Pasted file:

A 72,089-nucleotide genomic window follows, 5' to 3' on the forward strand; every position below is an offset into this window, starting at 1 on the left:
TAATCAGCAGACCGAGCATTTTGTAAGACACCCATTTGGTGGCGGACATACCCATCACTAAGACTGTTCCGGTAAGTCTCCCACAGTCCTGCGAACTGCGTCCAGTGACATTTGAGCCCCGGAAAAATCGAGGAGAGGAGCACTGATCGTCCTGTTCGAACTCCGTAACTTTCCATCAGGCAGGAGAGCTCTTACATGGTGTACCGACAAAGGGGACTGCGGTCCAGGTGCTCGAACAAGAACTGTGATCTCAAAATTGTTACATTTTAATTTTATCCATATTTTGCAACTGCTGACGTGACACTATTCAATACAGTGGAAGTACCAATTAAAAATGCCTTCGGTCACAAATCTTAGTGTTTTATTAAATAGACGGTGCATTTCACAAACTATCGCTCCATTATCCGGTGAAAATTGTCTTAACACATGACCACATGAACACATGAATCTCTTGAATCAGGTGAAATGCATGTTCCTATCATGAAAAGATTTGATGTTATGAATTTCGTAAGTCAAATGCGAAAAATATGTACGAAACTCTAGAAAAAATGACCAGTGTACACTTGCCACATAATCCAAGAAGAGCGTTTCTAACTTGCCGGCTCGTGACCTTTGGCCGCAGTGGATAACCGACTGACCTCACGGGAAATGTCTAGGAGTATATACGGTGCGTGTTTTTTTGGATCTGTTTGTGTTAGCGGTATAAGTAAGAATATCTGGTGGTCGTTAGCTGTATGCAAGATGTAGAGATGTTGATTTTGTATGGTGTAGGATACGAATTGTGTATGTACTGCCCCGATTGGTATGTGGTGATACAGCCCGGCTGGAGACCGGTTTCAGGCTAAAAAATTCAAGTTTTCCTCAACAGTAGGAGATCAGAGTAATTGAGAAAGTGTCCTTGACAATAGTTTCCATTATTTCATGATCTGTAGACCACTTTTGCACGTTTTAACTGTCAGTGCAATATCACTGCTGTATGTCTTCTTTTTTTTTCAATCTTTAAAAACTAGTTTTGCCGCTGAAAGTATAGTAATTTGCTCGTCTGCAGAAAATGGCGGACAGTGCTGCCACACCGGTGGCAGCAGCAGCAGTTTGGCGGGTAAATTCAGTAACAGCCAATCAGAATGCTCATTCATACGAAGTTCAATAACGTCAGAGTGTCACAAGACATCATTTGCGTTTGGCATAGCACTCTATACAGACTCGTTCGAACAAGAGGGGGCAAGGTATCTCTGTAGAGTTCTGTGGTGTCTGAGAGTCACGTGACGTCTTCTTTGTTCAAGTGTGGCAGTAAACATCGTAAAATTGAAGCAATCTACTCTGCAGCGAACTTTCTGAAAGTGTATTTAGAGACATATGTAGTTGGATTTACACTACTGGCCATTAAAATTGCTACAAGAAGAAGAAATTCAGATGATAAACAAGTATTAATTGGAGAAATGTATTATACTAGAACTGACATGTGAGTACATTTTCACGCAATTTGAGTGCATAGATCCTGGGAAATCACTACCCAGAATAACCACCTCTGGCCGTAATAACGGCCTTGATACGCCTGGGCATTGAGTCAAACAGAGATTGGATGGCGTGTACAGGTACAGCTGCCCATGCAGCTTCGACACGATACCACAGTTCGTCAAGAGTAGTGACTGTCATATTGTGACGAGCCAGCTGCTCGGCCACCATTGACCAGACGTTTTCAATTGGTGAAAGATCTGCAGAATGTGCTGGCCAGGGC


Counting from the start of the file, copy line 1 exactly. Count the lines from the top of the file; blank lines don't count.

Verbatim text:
A 72,089-nucleotide genomic window follows, 5' to 3' on the forward strand; every position below is an offset into this window, starting at 1 on the left: